Such critics as we had normally condemned our "aggressive" approach over many years in refusing to teach thousands of violent and disruptive pupils, taking strike action when required and vigorously rebuffing challenges in the media and the courts to our right to defend teachers. The fiercest critic of the appeal panels has always been the NASUWT.
I hesitate to ask Mr Callaghan which planet he inhabited in years such as 1996, when NASUWT support for members was the subject of saturation media coverage, culminating in the case of The Ridings school, Yorkshire, which rocked education. I so hesitate because he was on the union's executive then. Did he not notice anything was going on?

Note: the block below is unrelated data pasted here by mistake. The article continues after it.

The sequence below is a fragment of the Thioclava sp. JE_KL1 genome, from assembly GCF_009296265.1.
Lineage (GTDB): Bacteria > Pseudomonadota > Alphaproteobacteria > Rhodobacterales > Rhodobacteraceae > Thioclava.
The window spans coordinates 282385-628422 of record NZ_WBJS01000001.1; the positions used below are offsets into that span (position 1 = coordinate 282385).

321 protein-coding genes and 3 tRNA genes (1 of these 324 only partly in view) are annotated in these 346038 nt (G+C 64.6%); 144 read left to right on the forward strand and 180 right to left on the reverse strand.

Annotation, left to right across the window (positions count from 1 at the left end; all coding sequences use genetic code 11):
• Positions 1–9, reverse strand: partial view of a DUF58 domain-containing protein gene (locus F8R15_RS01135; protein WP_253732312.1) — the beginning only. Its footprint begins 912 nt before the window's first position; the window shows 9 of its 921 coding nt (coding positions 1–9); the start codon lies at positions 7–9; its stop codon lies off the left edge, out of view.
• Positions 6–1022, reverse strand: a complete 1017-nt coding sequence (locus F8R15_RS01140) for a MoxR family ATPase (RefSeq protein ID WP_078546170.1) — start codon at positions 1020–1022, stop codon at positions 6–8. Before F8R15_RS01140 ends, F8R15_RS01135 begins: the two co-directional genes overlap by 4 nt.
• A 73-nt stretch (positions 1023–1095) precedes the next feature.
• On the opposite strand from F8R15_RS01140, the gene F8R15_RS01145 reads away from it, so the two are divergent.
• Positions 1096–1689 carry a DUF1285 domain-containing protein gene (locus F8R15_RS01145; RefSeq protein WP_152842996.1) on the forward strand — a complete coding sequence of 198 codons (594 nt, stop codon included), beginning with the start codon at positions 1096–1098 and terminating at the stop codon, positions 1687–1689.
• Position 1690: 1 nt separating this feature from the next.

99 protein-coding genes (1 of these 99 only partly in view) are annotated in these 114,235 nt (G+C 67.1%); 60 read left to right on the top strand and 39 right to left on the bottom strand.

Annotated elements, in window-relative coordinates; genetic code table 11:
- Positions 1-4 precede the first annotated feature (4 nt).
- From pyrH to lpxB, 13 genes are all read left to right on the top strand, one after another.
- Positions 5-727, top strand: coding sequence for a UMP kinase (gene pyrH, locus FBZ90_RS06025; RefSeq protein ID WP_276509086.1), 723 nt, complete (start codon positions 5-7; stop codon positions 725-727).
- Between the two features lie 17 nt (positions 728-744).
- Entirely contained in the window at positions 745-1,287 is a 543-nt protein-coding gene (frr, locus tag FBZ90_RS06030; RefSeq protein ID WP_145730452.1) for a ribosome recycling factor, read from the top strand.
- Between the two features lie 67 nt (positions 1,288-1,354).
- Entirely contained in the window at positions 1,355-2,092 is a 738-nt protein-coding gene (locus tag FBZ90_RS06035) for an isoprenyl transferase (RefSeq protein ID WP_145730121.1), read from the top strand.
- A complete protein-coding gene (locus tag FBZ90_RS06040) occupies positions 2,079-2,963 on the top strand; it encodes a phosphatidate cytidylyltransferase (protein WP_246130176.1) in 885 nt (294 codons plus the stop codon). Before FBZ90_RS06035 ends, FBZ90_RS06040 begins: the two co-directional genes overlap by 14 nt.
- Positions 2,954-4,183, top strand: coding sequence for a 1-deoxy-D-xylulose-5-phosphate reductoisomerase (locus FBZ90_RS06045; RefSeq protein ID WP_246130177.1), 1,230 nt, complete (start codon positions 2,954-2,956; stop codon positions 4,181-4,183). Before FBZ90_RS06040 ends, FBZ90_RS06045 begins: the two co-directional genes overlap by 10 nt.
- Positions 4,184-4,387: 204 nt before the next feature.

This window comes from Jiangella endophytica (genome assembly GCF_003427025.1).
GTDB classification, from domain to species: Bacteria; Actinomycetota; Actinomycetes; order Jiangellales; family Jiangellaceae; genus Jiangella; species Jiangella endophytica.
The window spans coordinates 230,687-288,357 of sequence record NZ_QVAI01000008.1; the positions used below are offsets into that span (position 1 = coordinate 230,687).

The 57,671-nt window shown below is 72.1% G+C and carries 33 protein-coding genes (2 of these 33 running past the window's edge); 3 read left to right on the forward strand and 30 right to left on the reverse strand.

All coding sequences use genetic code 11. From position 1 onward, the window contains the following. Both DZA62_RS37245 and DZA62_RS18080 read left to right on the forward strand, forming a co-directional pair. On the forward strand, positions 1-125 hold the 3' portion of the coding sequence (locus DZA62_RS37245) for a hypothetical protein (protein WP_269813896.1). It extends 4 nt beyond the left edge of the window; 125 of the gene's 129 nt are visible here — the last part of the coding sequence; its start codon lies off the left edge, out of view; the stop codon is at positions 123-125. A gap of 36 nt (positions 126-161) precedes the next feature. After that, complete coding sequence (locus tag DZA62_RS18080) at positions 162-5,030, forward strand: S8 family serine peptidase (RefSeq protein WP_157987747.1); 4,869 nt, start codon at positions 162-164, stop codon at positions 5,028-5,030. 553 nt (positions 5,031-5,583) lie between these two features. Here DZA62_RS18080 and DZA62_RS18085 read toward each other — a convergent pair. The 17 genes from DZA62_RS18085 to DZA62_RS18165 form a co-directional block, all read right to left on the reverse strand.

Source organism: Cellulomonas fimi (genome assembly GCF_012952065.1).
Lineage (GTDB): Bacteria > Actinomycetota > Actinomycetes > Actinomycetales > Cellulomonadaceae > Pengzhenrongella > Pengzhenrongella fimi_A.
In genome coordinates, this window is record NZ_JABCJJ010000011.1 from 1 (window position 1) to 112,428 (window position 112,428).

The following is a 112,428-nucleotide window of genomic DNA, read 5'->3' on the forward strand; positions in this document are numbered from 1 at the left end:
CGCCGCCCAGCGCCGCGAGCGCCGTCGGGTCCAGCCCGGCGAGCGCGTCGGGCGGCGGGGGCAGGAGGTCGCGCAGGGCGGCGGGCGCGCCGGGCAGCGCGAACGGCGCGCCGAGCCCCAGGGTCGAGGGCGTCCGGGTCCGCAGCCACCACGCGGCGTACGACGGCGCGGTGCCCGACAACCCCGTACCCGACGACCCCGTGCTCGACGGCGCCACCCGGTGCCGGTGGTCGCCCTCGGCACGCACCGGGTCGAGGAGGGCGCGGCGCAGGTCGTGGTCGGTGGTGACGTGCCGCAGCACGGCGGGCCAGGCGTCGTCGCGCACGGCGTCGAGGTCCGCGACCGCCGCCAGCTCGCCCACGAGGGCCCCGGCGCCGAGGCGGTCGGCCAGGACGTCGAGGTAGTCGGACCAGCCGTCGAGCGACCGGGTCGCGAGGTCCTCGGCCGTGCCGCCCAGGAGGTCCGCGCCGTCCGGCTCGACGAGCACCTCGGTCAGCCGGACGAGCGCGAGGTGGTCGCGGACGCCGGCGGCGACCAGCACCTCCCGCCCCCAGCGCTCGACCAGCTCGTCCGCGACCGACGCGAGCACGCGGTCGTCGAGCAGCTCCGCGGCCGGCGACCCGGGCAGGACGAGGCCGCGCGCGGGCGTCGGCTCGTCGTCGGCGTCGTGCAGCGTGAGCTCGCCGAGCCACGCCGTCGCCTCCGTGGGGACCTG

He should be careful about proposing absolute powers "final and enshrined in law" for anyone, including heads. Many among his new Tory friends are keen to extend such ideas into other areas for example, industrial relations which could make it impossible for union leaders to do the things he criticises them for not doing.
Nigel de Gruchy
Former general secretary of the NASUWT, Orpington, Kent